4. If He has healed you! — if you can say, "One thing I know, that whereas I was blind, now I see." LIKE BARTIMEUS, BE CAREFUL TO FOLLOW THE SAVIOUR. This is the best way to evidence your cure. This is also the best way to improve your deliverance. Thus you will "show forth the praises of Him who hath called you out of darkness into His marvellous light." Follow Him, then, as an imitator of His example.

(W. Jay.)

What wilt thou that I shall do unto thee?
All who come to church should come not to keep up an ancient form, do a duty, discharge an obligation, but to meet with Christ. And we do meet with Him (Matthew 18:20). And He asks of each the question in the text. Three classes of replies.

1. The reply of some is, "Let us alone — leave us." Diogenes wished Alexander, as the greatest favour he could bestow, to "stand out of my sunshine." Christ stands between some men and what they imagine to be sunshine.(1) How ungrateful is such a reply. What pain and grief it must give Him who died to save us.(2) How mad it is. If we could succeed we should have destroyed our only hope — broken the only bridge by which we might return.

2. The reply of others is, "Lull our consciences to rest." They want ease, but not holiness, pardon without change of heart.(1) How vain is such a search. Christ's offers are always coupled with requirements ( Matthew 11:28-30; Matthew 5:8).(2) How utterly worthless it would be. It would be a sham, and we should know it and despise

3. The reply of others is, "Cleanse, purify, renew us." Like this man they ask for sight. Like the leper they ask to be made clean. They cry in their doubts and fears, "I believe; help Thou mine unbelief." And such never come in vain. Christ meets with them, and though they touch but the hem of His garment, grants, their requests (Luke 4:18).

(J. Ogle.)

Much as blind people lose by not having the use of their eyes, they have often made themselves not only useful, but even distinguished. Professor Sanderson, of Cambridge, England, lost his sight when only a year old, but became a great mathematician. Dr. Blackwood was master of Greek, Latin, Italian, and French, and a poet of no mean degree. Dr. Henry Moyes was skilled in geometry, optics, and astronomy, and he could judge very accurately of the size of any room in which he happened to be by the effects of his voice. John Metcalf, an Englishman, was employed first as a wagoner, and afterwards became a surveyor of highways. By the help of a long staff, he would traverse the most difficult mountain roads, and was able to do more than many men accomplish with their eyes open. William Metcalf laid out roads and built bridges. Euler, the mathematician, was blind. John Gough, who was an accurate botanist and zoologist, was also blind. Lord Cranbourne, blind from his childhood, published, a history of France for the young. Huber, who has written such an interesting book about bees, was blind. Homer was blind. The same was true of Ossian and Milton. Zisca, the famous Bohemian general, performed great acts of valour after the loss of his sight. The Rev. J. Crosse, vicar of Bradford, England, was blind, but as he knew the Church service by heart, he was able to conduct public worship with impressiveness and solemnity, only requiring the help of another person to read the lessons for him.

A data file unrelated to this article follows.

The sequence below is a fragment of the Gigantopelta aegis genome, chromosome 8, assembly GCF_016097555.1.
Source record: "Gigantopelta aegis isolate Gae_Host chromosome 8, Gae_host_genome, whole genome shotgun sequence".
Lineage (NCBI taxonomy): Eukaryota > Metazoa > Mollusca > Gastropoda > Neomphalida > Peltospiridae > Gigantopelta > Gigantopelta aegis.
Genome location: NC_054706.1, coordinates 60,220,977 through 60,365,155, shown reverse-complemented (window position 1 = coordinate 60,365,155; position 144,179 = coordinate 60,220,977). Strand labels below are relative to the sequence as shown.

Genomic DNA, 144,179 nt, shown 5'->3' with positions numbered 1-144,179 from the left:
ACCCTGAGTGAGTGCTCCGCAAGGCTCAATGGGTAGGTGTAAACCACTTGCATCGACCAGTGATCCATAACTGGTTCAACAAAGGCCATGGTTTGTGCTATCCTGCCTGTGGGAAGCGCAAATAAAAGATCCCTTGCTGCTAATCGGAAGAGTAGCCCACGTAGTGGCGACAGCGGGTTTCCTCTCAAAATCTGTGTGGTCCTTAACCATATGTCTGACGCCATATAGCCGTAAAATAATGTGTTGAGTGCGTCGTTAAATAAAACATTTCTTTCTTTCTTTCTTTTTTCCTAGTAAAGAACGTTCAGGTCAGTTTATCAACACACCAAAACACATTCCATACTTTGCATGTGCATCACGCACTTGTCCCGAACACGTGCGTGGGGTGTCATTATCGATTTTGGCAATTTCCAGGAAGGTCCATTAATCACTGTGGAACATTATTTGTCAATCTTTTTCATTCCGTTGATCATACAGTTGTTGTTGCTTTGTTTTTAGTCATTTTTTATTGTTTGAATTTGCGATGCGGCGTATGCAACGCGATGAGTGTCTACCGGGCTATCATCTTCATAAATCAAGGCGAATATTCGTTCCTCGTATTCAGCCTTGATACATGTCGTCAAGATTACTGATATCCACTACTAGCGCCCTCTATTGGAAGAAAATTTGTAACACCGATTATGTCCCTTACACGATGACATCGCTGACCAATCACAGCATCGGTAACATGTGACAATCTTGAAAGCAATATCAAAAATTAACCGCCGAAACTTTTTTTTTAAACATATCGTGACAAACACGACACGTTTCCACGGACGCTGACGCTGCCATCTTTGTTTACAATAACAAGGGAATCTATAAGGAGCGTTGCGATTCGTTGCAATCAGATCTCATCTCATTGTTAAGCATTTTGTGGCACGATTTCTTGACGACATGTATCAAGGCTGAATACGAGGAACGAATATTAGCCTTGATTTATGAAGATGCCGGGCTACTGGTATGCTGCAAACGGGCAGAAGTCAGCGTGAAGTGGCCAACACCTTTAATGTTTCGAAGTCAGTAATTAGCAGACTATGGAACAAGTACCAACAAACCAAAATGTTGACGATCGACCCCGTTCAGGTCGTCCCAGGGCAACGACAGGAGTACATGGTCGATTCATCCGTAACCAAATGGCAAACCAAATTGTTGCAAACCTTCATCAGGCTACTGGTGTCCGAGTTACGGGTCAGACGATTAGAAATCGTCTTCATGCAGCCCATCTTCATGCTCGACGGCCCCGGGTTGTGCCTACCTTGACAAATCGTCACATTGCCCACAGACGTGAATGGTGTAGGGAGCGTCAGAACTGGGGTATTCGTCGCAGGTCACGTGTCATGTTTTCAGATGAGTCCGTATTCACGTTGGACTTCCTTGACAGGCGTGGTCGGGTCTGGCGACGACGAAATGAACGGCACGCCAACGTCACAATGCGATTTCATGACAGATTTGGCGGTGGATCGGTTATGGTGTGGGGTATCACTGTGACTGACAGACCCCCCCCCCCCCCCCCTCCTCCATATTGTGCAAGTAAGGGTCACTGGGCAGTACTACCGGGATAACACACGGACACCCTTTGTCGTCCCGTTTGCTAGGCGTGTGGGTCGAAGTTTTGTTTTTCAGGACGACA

(J. N. Norton, D. D.)

To be vain is to be blind, and to persist in blindness, and in the ignorance of one's blindness, and to refuse the opportunities of sight. To be worldly is to be blind; to grope among the dusty ways, the opaque and earthly objects of this lower sphere, contented with their darkness, or expecting light to shine out from it — is to be grossly blind. To be without religion, to look not up above for cheering and guiding light, to seek not the rays of that eternal Sun, which alone can warm and invigorate the soul — that is to be blind. But to be humble is to see. To feel that we are ignorant, that we are weak, that we are poor, and that the darkness within needs illumination from the Light above, and to pray for that illumination is to have our eyes opened, and to see. To receive Jesus as the author and finisher of our faith, to go to Him for the precept and example, the doctrine and direction which we so much need, and which we can obtain from no one but from Him who was sent to us from the Father of lights, is to be cured of our blindness, and to receive our sight. To follow His blessed steps, to write His instructions on the tables of our hearts, to shun all allurements and pass over all obstacles which interfere with the duty of discipleship, is to walk as children of the light and of the day.

(F. W. P. Greenwood, D. D.).